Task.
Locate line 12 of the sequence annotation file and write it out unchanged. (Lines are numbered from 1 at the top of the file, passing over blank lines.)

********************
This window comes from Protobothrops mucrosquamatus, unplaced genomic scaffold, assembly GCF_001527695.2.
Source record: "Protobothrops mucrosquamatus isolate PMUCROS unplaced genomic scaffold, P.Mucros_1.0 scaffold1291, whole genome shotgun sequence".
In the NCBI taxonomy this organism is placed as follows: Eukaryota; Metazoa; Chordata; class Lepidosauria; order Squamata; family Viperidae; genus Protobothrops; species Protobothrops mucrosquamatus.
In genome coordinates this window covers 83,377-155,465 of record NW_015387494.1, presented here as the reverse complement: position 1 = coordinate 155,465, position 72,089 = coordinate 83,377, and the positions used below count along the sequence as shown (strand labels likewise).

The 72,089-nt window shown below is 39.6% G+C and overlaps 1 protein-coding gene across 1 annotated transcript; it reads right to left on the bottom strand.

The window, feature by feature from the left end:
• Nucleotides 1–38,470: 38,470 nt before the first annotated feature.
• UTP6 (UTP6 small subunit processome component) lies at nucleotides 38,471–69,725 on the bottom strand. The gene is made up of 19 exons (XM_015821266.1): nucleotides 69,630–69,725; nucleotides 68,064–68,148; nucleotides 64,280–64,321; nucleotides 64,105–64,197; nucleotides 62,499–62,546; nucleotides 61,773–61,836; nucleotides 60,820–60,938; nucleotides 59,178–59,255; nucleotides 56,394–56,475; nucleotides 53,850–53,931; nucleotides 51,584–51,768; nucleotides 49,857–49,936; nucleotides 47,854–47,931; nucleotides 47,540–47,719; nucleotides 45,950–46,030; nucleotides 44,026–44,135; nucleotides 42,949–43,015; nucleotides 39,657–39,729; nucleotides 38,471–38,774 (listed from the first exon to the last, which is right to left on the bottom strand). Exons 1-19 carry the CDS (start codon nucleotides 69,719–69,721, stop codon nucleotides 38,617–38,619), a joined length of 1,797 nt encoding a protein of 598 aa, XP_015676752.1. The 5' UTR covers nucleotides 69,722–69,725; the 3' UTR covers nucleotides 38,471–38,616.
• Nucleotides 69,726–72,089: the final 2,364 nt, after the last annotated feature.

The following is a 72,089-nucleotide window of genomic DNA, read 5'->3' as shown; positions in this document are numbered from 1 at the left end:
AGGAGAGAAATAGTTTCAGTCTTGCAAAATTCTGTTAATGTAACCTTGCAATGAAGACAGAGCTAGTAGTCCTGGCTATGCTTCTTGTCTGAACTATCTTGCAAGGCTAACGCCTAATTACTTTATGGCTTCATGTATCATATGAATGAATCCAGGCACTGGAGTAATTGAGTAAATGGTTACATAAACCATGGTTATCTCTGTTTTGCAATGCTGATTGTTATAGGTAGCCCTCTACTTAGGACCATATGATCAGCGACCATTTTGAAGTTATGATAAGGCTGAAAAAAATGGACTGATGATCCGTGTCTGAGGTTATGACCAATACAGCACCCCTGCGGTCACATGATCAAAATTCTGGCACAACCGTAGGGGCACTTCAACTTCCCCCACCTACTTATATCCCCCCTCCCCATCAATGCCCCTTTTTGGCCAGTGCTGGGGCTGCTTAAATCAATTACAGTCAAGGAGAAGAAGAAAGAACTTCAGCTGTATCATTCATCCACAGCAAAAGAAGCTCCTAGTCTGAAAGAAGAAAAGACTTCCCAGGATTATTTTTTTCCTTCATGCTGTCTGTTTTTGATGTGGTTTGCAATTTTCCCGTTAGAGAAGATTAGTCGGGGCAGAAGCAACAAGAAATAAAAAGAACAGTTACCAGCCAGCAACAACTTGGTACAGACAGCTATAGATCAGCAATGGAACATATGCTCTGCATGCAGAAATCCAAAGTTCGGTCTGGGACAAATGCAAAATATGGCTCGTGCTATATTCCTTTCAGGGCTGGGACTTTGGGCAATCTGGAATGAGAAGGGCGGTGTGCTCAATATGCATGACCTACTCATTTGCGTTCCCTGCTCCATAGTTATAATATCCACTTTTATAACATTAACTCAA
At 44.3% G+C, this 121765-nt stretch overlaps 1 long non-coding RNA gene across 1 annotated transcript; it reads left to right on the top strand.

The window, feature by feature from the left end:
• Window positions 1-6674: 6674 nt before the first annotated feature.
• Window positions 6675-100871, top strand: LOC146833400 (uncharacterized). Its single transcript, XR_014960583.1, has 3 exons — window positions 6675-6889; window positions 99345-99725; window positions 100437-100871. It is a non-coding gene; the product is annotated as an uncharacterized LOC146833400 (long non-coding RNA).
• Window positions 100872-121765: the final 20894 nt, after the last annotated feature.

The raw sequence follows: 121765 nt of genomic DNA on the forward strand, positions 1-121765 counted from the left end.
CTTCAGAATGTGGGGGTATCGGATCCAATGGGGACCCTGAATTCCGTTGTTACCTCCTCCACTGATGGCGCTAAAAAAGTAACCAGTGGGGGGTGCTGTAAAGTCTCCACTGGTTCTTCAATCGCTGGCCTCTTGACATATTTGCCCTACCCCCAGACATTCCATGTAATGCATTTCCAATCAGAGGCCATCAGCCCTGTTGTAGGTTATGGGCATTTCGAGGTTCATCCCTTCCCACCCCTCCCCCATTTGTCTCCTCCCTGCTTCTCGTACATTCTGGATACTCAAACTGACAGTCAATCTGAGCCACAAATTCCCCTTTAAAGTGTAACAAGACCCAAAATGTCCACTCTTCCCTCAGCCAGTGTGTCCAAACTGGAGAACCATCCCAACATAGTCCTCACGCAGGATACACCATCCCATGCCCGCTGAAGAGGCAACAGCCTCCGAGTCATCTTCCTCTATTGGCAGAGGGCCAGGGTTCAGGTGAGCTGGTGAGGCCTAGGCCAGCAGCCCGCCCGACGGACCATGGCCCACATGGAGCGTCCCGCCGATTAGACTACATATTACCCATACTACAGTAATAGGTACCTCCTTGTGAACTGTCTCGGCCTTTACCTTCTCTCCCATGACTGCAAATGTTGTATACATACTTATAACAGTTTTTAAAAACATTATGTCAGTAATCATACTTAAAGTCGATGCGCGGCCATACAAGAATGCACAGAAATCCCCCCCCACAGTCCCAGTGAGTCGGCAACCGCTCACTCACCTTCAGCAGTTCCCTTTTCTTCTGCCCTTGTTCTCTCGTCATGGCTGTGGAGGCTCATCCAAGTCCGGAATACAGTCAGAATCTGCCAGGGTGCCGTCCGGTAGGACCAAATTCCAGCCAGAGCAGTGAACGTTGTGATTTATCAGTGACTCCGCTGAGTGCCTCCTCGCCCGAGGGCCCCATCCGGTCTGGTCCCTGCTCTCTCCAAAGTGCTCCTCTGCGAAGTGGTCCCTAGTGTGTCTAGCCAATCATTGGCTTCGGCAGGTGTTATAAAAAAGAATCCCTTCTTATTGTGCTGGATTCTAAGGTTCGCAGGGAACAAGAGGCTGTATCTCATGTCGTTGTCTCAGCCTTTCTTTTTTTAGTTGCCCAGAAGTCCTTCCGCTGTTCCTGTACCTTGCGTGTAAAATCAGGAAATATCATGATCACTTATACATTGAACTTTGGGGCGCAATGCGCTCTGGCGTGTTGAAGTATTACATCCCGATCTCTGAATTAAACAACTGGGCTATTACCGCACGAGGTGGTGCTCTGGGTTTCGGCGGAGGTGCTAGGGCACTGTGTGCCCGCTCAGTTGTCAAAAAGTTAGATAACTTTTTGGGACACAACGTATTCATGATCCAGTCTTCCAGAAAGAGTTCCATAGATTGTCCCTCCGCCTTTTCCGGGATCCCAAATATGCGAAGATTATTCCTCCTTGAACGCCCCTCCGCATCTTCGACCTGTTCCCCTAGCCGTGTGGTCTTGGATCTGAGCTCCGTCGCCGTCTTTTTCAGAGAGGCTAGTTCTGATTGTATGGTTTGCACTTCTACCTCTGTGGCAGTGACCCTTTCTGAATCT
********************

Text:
At 44.3% G+C, this 121765-nt stretch overlaps 1 long non-coding RNA gene across 1 annotated transcript; it reads left to right on the top strand.